Senator Regina Barrow
I’m disappointed with the decision from Attorney General Landry regarding Alton Sterling’s death. I’m upset that he took this long to do what I believe was already determined months ago. And, while I support law enforcement, I believe we must be a community of accountability. I hope we can have the kind of law enforcement we can all be proud of. I remain committed to seeing our communities become the best they can be for all of us. My thoughts and prayers are with the family.
Mayor-President Sharon Weston Broome
East Baton Rouge Parish
Baton Rouge Police Chief Murphy Paul concluded his administrative investigation and has made a decision in the Alton Sterling case. I have placed my trust in Chief Paul and fully support his decision. I am grateful for his leadership and his swift, decisive, and fair action on this matter. Although the investigations into this case have concluded, the dialogue does not end today. I pledge to continue to lead and facilitate respectful conversations between the community and law enforcement in an effort to build trust and understanding on both sides. The backdrop of this Holy Weekend serves as an opportunity for our community to move toward collective healing. While support and prayers for the Sterling family are encouraged, we know that these alone will not heal their family or our community. It is vital that lessons are learned from this tragedy and that we apply our knowledge to prevent future incidents and implement policies that make this community safer and more unified.
Rev. Lee T. Wesley
Together Baton Rouge
Baton Rouge Police Department Chief Murphy J. Paul did two things that showed leadership and wisdom. He said “unreasonable fear within an officer is dangerous.” Those words are echoing across the country right now. Second, he challenged us to work toward police reform and higher pay for officers as two things that need to go together, not competing visions. That’s exactly the right vision we need to work towards as a community. We thank our Mayor-President Sharon Weston Broome and Chief Paul for their leadership.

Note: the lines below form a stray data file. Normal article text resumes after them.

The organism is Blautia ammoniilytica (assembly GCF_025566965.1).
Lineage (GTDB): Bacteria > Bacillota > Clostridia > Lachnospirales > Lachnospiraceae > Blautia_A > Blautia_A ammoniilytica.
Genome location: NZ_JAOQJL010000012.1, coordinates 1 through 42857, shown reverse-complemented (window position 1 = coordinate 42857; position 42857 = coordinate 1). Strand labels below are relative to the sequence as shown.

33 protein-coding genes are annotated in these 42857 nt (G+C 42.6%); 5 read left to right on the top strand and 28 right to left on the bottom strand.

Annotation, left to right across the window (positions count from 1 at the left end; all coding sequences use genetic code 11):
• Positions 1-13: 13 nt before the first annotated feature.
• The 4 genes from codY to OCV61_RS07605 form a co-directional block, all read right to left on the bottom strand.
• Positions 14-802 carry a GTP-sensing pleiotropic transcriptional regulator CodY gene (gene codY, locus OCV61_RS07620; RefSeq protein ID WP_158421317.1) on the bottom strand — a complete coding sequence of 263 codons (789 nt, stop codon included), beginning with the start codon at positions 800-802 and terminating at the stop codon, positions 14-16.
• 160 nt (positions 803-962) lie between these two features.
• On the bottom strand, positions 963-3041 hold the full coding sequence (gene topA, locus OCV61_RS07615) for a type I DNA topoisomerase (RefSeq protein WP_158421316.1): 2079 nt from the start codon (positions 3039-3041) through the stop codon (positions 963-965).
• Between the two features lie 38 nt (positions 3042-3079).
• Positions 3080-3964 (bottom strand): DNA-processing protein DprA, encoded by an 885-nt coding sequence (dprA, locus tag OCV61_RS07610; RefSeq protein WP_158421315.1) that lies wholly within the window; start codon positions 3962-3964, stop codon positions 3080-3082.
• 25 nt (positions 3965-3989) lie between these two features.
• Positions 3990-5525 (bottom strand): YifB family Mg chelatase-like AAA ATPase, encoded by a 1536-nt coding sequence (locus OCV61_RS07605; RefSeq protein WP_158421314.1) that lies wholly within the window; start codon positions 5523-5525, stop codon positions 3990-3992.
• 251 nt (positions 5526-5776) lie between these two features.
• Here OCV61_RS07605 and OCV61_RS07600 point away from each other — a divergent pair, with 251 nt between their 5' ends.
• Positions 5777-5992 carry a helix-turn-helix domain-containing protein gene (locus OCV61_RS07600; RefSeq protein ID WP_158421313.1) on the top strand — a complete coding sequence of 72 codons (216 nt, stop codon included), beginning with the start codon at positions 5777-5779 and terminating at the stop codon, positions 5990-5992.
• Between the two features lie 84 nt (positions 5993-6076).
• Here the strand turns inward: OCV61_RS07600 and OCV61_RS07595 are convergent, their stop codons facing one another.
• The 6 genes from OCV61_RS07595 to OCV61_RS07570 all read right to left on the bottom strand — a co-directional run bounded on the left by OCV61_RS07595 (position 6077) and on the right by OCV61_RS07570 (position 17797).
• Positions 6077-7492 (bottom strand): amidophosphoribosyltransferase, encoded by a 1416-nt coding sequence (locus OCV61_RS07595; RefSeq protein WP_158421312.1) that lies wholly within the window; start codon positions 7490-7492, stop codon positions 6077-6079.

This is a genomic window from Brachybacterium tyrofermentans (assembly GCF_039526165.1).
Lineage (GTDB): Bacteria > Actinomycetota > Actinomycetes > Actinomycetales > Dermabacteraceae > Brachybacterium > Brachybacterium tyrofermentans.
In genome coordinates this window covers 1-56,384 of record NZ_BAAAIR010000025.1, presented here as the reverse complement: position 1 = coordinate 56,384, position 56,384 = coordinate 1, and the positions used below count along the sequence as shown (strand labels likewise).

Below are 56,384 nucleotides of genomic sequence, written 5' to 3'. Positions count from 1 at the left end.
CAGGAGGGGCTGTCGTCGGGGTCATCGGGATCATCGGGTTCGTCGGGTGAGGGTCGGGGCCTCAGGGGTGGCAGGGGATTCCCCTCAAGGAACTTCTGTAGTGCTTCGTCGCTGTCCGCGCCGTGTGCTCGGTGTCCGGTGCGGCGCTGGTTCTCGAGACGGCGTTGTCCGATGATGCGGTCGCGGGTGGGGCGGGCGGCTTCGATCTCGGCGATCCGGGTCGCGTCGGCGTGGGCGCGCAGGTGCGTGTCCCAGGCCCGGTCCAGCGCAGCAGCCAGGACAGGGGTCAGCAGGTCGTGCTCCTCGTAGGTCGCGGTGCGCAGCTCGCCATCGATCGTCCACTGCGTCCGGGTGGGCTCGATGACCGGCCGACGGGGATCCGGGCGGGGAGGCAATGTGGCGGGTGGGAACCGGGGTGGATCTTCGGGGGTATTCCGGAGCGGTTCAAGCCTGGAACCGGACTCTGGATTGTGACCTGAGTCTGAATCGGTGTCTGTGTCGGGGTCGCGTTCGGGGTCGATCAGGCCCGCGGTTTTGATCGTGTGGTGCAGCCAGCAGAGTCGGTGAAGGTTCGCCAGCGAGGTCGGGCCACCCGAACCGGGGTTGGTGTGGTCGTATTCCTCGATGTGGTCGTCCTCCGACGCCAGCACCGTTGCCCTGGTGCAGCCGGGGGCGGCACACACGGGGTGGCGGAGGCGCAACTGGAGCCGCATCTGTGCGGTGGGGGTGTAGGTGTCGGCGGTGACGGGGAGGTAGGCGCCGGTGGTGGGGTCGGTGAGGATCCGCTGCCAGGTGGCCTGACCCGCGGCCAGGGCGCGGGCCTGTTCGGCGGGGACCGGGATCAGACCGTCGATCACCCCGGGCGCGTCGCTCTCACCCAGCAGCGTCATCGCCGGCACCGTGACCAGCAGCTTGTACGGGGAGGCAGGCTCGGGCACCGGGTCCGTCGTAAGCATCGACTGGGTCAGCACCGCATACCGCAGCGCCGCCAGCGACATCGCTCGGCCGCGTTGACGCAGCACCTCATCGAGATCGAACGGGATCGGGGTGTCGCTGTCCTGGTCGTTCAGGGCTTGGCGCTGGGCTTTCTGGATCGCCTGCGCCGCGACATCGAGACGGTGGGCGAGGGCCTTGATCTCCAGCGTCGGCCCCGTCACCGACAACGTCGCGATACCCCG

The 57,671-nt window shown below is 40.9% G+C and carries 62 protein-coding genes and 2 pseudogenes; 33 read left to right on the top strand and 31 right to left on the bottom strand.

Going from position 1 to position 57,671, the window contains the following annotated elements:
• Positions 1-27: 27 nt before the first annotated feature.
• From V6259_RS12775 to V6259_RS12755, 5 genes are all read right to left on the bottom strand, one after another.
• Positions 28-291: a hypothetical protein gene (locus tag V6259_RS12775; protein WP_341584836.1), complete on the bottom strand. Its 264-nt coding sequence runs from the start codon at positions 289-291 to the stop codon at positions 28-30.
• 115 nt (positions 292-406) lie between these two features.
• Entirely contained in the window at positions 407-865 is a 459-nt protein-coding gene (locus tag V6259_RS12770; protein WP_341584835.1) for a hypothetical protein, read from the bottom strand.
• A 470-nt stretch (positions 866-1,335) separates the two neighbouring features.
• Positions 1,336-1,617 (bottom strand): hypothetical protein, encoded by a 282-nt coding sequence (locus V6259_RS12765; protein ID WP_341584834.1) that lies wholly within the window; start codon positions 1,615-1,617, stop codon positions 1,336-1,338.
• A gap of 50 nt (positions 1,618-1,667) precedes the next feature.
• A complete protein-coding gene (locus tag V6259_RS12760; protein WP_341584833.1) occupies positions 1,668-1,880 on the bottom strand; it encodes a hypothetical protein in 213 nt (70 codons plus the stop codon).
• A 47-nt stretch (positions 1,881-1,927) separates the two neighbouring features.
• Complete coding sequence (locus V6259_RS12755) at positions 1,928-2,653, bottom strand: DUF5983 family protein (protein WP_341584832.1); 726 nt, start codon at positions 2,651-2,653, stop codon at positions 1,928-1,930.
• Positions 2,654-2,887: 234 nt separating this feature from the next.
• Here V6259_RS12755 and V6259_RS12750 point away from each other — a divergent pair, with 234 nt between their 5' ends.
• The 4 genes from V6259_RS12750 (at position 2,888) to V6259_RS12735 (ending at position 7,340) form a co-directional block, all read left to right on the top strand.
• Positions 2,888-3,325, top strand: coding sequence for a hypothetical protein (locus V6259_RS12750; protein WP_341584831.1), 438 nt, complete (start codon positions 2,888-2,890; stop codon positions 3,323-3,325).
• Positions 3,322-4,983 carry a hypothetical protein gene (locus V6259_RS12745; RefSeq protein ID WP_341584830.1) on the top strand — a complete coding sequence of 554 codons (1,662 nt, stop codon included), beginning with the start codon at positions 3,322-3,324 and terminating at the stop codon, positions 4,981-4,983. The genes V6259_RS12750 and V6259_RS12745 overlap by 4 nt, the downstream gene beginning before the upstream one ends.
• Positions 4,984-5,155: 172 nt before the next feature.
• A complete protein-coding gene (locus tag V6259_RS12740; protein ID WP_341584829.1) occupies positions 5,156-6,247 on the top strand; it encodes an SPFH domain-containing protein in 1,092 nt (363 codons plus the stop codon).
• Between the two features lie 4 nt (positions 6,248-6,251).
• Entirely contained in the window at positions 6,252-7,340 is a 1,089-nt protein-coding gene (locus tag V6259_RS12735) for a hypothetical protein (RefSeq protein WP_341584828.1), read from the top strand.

State Representative Randal L. Gaines
Chairman, Louisiana Legislative Black Caucus
We, the Louisiana Legislative Black Caucus members, would like to express our disappointment in the apparent lack of justice that was demonstrated by the recent decision in the Alton Sterling police shooting. This lack of judicial action is consistent with an unfortunate pattern of “failure to prosecute” in cases that raise the question of excessive use of deadly force against Black male victims.
It is vitally important that our law enforcement authorities continue to strengthen standards, enhance training, and enforce departmental policies that enable our police departments to recruit and retain high quality law enforcement officers, as well as maintain reasonable policies that present a threat to the safety and personal well-being of our citizens.
It is also critically, important that we instill public confidence in our justice system by ensuring that any individual whose deliberate unlaw actions result in injury or loss of life of another are prosecuted under applicable provisions of law.
A meaningful, powerful response is needed. One that will resonate powerfully to galvanize us all to the realization that such actions, (the killing of Mr. Sterling as well as the institutional responses) by those cloaked in authority, are intolerable and perpetuate institutional injustice in our criminal justice systems, as well as those systems (social and economic) that serve as underlying reasons for these tragedies. I suggest such actions MUST be much more than the brief eruption of street marches and protests, but must start with personal commitments by those opposed to this type of matter and response, to stop going along with unjust systems for the sake of expedient comfort. The apparently small wrongs that are not met with opposition form the base for explosive and more dramatic wrongs, but the ultimate corrosive results are the same in both instances: the destructive de-valuation of lives.
Ernest Johnson JD
Former President, Louisiana NAACP State Conference
Firing is not Enough. We demand a Grand Jury! We demand AG Landry convene a grand jury and Open the Grand Jury to the public/press!
This can still happen legally!
What We Need!
1. Our Elected Officials to apply consistent pressure for this case to be heard by a Grand Jury.
2. Consistent Community Members congregating on his steps until he agrees to let the case be heard by a Grand Jury.
3. Jam their phone lines and email boxes until he agrees to let this be heard by a Grand Jury.